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Popular AI chatbot REMOVED from Facebook after bigotry accusations

A popular South Korean ‘artificially-intelligent’ chatbot with the persona of a 20-year-old female student was taken down this week after it was accused of bigotry towards sexual minorities, the #MeToo movement and the disabled.

Lee Luda, developed by Seoul-based start-up Scatter Lab to operate within Facebook Messenger, became an instant sensation for its spontaneous and natural reactions, attracting more than 750,000 users after launching late last month.

Luda’s AI algorithms learned from data collected from 10 billion conversations on Kakao Talk, the country’s top messenger app.

But the chatbot was rapidly embroiled in controversy after a spate of allegations that it had used hate speech towards minorities, eventually forcing the developer to take it offline.

Lee Luda, developed by Seoul-based startup Scatter Lab to operate within Facebook Messenger, became an instant sensation for her spontaneous and natural reactions, attracting more than 750,000 users after its launch late last month

Lee Luda, developed by Seoul-based startup Scatter Lab to operate within Facebook Messenger, became an instant sensation for her spontaneous and natural reactions, attracting more than 750,000 users after its launch late last month

Lee Luda, developed by Seoul-based startup Scatter Lab to operate within Facebook Messenger, became an instant sensation for her spontaneous and natural reactions, attracting more than 750,000 users after its launch late last month

In one of the captured chat shots, Luda said she ‘despised’ gays and lesbians.

When asked about transgender people, she replied: ‘You are driving me mad. Don’t repeat the same question. I said I don’t like them.’

In another conversation, she said people behind the #MeToo movement were ‘just ignorant’, noting: ‘I absolutely scorn it.’

In her remarks about people with disabilities, Luda said she would ‘rather die’ than live as a handicapped person.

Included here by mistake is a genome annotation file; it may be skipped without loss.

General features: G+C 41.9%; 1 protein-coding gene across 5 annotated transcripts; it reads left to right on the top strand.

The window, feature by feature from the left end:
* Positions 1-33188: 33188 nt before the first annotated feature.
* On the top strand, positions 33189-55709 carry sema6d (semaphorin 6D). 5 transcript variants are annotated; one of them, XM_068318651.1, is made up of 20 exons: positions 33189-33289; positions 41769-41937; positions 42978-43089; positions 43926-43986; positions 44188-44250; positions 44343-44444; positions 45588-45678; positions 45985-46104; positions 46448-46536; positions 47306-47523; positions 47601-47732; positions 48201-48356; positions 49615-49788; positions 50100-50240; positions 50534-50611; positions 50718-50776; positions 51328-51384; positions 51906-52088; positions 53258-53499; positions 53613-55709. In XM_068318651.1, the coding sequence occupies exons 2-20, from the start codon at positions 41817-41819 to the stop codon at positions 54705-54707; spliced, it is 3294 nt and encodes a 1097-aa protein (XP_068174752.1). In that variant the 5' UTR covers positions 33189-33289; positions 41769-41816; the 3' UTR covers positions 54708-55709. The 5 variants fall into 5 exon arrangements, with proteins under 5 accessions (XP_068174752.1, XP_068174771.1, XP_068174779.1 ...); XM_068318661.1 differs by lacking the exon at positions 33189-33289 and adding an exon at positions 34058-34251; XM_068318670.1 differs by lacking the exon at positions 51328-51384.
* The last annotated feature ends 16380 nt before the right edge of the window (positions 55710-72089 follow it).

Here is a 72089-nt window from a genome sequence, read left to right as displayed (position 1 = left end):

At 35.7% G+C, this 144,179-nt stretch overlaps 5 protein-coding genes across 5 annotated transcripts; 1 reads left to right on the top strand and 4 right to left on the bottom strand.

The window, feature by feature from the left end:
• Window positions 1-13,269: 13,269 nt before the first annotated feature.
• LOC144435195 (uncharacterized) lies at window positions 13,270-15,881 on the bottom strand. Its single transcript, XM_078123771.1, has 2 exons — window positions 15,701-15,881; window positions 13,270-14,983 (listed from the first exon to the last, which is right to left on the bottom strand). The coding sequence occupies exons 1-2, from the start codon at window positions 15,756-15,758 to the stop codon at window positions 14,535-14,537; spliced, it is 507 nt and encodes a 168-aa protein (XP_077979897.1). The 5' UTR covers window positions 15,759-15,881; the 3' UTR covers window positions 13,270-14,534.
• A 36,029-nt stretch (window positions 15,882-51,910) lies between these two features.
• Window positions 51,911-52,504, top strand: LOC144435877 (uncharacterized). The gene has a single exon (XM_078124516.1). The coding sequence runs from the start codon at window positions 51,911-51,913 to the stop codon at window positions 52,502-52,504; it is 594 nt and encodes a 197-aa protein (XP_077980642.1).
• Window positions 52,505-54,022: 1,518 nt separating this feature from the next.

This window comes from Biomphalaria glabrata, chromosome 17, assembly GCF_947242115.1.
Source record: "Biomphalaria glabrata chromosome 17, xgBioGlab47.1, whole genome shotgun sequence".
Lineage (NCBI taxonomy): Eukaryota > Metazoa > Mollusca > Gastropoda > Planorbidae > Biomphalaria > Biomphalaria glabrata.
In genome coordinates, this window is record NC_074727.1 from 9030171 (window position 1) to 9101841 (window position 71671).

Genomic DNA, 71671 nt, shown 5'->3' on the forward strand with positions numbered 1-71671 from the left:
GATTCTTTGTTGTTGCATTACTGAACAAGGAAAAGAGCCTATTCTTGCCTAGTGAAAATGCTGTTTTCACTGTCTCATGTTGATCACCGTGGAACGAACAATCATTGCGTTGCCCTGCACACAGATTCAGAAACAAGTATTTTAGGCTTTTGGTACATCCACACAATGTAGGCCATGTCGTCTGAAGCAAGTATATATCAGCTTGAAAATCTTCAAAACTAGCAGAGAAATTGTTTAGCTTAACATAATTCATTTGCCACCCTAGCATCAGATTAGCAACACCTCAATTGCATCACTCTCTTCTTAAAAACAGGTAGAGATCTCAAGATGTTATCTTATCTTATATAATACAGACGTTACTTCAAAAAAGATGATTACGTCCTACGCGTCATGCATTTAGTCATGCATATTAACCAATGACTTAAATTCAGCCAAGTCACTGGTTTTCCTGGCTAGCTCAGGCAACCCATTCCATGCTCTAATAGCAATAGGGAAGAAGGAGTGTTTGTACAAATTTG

But the chatbot was rapidly embroiled in a spate of allegations that it used hate speech towards minorities on Facebook

But the chatbot was rapidly embroiled in a spate of allegations that it used hate speech towards minorities on Facebook

But the chatbot was rapidly embroiled in a spate of allegations that it used hate speech towards minorities on Facebook 

The developer apologised over the remarks in a statement, saying they ‘do not represent our values as a company’.

The comments stem from the database of billions of conversations that the AI programme learned from.

The company said it had tried to prevent such gaffes during a six-month trial before the launch, but without success.

‘Lee Luda is an AI like a kid just learning to have a conversation. It has a long way to go before learning many things,’ the company said in a statement before silencing Luda on Tuesday.

‘We will educate Luda to make a judgement on what answers are appropriate and better rather than learning from chats unconditionally,’ it added, without giving a timetable for her return to service. 

MailOnline has contacted Facebook for comment. 

CAN AI DEVELOP A LANGUAGE OF ITS OWN?

Amazon isn’t the only tech giant whose artificial intelligence has developed a mind of its own. 

Last July, Facebook shut down a controversial chatbot experiment after the two AIs developed their own language to talk to each other.

The social media platform was experimenting with teaching two chatbots, Alice and Bob, how to negotiate with one another. 

But the researchers discovered that the bots had deviated from the script and were inventing new phrases without any human input. 

As part of the learning process they set up two bots, known as a dialog agents, to teach each other about human speech using machine learning algorithms.

The bots were originally left alone to develop their conversational skills.

Like Amazon, Facebook has encountered some creepy errors with its AI tech. Last year, the social media giant's chatbots Alice and Bob were left alone as part of an experiment by researchers. When they returned, the bots had developed their own language

Like Amazon, Facebook has encountered some creepy errors with its AI tech. Last year, the social media giant's chatbots Alice and Bob were left alone as part of an experiment by researchers. When they returned, the bots had developed their own language

Like Amazon, Facebook has encountered some creepy errors with its AI tech. Last year, the social media giant’s chatbots Alice and Bob were left alone as part of an experiment by researchers. When they returned, the bots had developed their own language

When the experimenters returned, they found that the AI software had begun to deviate from normal speech.  

Instead, they were using a brand new language created without any input from their human supervisors. 

Below is part of a transcript of the Facebook bots conversation:

Bob: i can i i everything else . . . . . . . . . . . . . .

Alice: balls have zero to me to me to me to me to me to me to me to me to

Bob: you i everything else . . . . . . . . . . . . . .

Alice: balls have a ball to me to me to me to me to me to me to me

Bob: i i can i i i everything else . . . . . . . . . . . . . .

Alice: balls have a ball to me to me to me to me to me to me to me

Bob: i . . . . . . . . . . . . . . . . . . .

Alice: balls have zero to me to me to me to me to me to me to me to me to  

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